Uses of Radium

After celebrity, the time for oblivion

How to promote a famos mineral water !
The rgranitic ocks of the Massif Central in France are lightly radioactive. At the time when radium was publicised, a famous thermal spa put forward this radioactivity as a way of promotion. However this would not have been the case today. In fact, exposure to radioactivity due to the presence of the descendants of uranium in the rocks does not lead to any health problems, even in granite areas like the Massif Central. The spa guests can drink the water from these springs without worrying about it.

While the use of this metal is now forgotten, the discovery of radium caused a sensation. The new element was rare and expensive, spontaneously bright and emitted a huge amount of radiation and energy: 1.4 million times that of the uranium discovered by Becquerel. It was the most radioactive element that could be seen and weighed.

Bayard’s alarm-clocks in the 1950's
One of the first uses of radium was to make luminous the figures on the dials of clocks, alarm clocks and compasses. Traces of radium were added to a suspension of zinc sulfide, causing luminescence of the paint. In 1949, at the time of this advertising of the Bayard’s alarm-clocks, it was many years since radioprotection precautions were taken for the painting the dials.
The alpha rays emanating from radium would become an amazing tool in the exploration of the microscopic structure of matter, leading to the discovery of the atomic nucleus.

Medical applications started from the end of 1901. A new field was created to group together all the therapeutic applications where radium is present: brachytherapy or radium therapy.

The needs of medicine at the time lead to the production of many diverse things putting into perspective very small quantities of radium. It involved needles and tubes or even applicators containing radium. Between 1910 and 1930 these were stocked in hospitals and surgeries. The needles and tubes of radium that were rigid are today replaced by supple wires of iridium-192.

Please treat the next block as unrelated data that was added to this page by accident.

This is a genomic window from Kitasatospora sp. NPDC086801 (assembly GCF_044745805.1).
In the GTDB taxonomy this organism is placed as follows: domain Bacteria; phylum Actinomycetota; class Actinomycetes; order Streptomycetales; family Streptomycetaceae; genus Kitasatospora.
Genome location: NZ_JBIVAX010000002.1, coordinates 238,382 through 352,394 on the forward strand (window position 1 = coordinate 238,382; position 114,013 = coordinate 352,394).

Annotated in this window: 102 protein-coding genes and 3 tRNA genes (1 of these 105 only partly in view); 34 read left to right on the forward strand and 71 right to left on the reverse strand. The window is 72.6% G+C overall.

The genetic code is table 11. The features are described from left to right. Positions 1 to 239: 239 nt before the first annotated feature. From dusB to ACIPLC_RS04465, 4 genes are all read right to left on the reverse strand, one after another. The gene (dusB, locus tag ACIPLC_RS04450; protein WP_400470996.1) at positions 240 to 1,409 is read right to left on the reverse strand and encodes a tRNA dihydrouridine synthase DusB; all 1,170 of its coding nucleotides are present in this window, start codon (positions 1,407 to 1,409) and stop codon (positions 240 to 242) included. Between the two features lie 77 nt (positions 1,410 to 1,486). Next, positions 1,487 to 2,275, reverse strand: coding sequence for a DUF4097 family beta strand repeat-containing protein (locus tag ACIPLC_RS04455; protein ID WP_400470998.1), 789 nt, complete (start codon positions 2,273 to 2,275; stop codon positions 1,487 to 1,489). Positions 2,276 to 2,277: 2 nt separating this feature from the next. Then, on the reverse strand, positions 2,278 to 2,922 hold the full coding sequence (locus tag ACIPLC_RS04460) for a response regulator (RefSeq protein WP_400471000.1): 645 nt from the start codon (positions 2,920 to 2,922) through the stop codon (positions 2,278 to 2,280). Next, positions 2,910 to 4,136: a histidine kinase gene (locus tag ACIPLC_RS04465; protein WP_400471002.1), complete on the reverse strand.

At the end of the war of 1914-1918, the demand was so great that the product became scarce and very expensive, which aroused the interest of industrialists for an element where one gram reached the price of a good house in Paris. A Belgium company, The Mining Union of Haut Katanga developed production of radium from rich in uranium. It was a left-over uranium stock of this Union Minière, hidden in Morocco during the Second World War by Frederic Joliot, which allowed France in 1948 to dispose of the uranium needed to start Zoe, the first French atomic pile.

The radium mania increased the demand, but the only serious industrial use would be for luminescents watches and alarm clocks paintings that lasted until the 1960s. Although these paintings containing traces of radium had been abandoned for a long time, radiological controls still had to be put in place in old watch making factories (Bayard, Lip and Jazz), that sometimes had to undergo decontamination.

Radium needles
Radium needles for medical use. Radium was at the origin of the first uses of radioactive sources for therapeutic purposes. The radium needles, which were rigid, are nowadays replaced by flexible wires containing iridium-192. Radioactive sources are used in the form of tubes or wires introduced in natural cavities or implanted in tissues. Brachytherapy remains today the preferred treatment for uterus cancer, a common and serious cancer.
In the United States, employees victims of cancer as a result of licking the brushes used to paint the hands on the alarm clocks were brought out of oblivion when a touching book was published in 1999 (“Deadly glow : the radium dial worker tragedy “ by R. Mullner). It was difficult to link the observed diseases to a miracle product so praised for its benefits, but once the connection was established, legal arguments delayed the necessary measures. A great physicist, Glen Seaborg, had not forgotten this tragedy in 1944, when he imposed the first,rules of radioprotection at the start of the Manhattan Project.

RETURN PAGE : Radium : The radioactive nucleus that made History

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